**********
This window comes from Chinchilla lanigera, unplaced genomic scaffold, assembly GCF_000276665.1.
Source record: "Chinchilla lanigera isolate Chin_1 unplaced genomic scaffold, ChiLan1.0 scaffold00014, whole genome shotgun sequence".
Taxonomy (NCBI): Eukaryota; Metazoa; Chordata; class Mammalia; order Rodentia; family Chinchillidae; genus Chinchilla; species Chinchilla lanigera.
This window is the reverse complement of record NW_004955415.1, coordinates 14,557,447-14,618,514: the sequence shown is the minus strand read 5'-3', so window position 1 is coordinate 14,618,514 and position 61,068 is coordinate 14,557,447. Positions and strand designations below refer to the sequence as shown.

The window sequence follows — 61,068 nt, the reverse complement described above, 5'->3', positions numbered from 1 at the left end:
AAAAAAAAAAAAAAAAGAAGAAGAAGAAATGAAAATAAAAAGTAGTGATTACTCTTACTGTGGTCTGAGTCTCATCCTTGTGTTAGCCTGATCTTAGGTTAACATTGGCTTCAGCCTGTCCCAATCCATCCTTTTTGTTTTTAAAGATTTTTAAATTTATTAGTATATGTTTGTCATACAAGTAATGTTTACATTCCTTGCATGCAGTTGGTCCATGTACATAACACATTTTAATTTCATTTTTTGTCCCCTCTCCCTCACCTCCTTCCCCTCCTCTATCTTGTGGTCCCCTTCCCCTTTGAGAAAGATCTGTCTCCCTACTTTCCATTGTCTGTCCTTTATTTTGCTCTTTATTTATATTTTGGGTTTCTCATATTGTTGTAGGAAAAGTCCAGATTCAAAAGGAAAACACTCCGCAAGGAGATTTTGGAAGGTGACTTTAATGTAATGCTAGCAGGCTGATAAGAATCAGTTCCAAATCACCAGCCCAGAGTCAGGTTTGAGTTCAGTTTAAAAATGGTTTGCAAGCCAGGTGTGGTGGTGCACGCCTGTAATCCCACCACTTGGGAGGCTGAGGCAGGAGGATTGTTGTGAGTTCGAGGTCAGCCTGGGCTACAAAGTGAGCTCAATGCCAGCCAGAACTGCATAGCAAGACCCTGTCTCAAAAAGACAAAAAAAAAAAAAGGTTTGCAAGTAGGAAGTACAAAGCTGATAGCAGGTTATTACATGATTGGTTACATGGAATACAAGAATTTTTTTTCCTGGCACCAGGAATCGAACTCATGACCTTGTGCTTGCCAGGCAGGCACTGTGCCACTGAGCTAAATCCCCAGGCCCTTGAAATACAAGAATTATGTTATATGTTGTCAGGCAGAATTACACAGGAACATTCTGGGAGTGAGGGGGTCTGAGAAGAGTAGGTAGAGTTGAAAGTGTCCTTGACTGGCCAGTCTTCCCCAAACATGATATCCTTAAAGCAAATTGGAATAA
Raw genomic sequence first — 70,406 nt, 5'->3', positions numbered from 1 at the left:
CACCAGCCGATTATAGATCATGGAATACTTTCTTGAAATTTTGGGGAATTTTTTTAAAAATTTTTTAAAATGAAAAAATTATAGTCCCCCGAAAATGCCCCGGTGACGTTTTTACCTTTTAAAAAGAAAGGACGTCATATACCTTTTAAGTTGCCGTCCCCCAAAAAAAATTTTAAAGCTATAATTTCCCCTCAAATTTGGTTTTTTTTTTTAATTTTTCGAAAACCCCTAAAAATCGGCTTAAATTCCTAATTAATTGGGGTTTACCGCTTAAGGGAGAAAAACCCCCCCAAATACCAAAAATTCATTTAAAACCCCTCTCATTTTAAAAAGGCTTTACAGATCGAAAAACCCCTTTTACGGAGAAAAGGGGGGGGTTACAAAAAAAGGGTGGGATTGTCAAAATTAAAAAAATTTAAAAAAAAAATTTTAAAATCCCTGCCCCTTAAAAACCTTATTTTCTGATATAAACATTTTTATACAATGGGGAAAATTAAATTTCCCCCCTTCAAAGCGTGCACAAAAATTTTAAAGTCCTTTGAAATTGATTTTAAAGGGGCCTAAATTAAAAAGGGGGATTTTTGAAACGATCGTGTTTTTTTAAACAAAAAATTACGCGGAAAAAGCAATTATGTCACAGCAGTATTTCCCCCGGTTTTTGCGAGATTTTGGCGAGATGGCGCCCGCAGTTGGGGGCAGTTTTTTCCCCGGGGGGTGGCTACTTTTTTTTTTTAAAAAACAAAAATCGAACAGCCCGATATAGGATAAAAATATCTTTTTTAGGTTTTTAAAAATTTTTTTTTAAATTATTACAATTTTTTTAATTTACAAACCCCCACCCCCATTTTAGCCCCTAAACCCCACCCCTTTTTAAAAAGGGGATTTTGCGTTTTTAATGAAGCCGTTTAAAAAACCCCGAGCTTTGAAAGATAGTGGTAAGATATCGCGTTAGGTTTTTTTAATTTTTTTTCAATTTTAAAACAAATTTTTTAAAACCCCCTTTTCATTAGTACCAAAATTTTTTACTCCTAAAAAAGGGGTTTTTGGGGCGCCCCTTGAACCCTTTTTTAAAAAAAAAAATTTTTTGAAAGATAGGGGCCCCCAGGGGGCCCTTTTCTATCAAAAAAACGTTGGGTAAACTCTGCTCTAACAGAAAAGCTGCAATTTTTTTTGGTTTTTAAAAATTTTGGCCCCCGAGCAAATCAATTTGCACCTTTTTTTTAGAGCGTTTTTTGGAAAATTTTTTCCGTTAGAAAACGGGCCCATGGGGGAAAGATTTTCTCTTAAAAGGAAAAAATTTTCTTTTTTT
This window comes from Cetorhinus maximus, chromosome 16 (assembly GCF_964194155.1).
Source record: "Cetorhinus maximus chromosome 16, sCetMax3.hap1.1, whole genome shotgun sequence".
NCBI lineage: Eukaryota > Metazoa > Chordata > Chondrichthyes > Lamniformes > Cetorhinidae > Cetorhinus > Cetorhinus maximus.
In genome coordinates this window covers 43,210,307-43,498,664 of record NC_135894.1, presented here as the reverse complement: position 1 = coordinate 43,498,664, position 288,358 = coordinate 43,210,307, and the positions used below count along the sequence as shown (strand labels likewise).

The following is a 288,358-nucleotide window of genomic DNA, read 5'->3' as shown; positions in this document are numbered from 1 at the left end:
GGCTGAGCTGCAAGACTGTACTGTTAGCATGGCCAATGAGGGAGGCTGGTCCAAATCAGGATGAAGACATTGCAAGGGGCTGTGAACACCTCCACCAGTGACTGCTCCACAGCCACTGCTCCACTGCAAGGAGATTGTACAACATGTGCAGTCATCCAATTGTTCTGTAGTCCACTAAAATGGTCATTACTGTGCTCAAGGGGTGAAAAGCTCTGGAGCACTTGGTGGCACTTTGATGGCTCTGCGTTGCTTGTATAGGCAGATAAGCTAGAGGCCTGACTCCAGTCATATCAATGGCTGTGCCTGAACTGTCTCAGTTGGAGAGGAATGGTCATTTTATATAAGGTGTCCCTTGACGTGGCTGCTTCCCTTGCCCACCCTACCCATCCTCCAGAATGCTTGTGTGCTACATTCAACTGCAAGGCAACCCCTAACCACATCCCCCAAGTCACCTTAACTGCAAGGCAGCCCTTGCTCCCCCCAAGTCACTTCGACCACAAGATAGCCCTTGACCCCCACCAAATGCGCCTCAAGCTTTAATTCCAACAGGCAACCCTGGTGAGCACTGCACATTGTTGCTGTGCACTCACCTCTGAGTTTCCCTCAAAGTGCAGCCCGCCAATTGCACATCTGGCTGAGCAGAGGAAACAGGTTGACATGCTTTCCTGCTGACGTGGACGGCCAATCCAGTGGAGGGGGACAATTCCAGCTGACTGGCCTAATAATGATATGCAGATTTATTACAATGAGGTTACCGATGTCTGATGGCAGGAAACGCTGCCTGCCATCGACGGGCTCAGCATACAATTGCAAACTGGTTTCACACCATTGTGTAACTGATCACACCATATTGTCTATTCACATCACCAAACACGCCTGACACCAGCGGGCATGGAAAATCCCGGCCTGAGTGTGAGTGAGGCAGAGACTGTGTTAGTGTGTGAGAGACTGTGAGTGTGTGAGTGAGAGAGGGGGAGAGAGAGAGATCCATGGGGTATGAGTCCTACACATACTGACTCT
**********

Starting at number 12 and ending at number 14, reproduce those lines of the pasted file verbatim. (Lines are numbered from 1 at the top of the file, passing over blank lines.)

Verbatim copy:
In genome coordinates this window covers 43,210,307-43,498,664 of record NC_135894.1, presented here as the reverse complement: position 1 = coordinate 43,498,664, position 288,358 = coordinate 43,210,307, and the positions used below count along the sequence as shown (strand labels likewise).

The following is a 288,358-nucleotide window of genomic DNA, read 5'->3' as shown; positions in this document are numbered from 1 at the left end:
GGCTGAGCTGCAAGACTGTACTGTTAGCATGGCCAATGAGGGAGGCTGGTCCAAATCAGGATGAAGACATTGCAAGGGGCTGTGAACACCTCCACCAGTGACTGCTCCACAGCCACTGCTCCACTGCAAGGAGATTGTACAACATGTGCAGTCATCCAATTGTTCTGTAGTCCACTAAAATGGTCATTACTGTGCTCAAGGGGTGAAAAGCTCTGGAGCACTTGGTGGCACTTTGATGGCTCTGCGTTGCTTGTATAGGCAGATAAGCTAGAGGCCTGACTCCAGTCATATCAATGGCTGTGCCTGAACTGTCTCAGTTGGAGAGGAATGGTCATTTTATATAAGGTGTCCCTTGACGTGGCTGCTTCCCTTGCCCACCCTACCCATCCTCCAGAATGCTTGTGTGCTACATTCAACTGCAAGGCAACCCCTAACCACATCCCCCAAGTCACCTTAACTGCAAGGCAGCCCTTGCTCCCCCCAAGTCACTTCGACCACAAGATAGCCCTTGACCCCCACCAAATGCGCCTCAAGCTTTAATTCCAACAGGCAACCCTGGTGAGCACTGCACATTGTTGCTGTGCACTCACCTCTGAGTTTCCCTCAAAGTGCAGCCCGCCAATTGCACATCTGGCTGAGCAGAGGAAACAGGTTGACATGCTTTCCTGCTGACGTGGACGGCCAATCCAGTGGAGGGGGACAATTCCAGCTGACTGGCCTAATAATGATATGCAGATTTATTACAATGAGGTTACCGATGTCTGATGGCAGGAAACGCTGCCTGCCATCGACGGGCTCAGCATACAATTGCAAACTGGTTTCACACCATTGTGTAACTGATCACACCATATTGTCTATTCACATCACCAAACACGCCTGACACCAGCGGGCATGGAAAATCCCGGCCTGAGTGTGAGTGAGGCAGAGACTGTGTTAGTGTGTGAGAGACTGTGAGTGTGTGAGTGAGAGAGGGGGAGAGAGAGAGATCCATGGGGTATGAGTCCTACACATACTGACTCT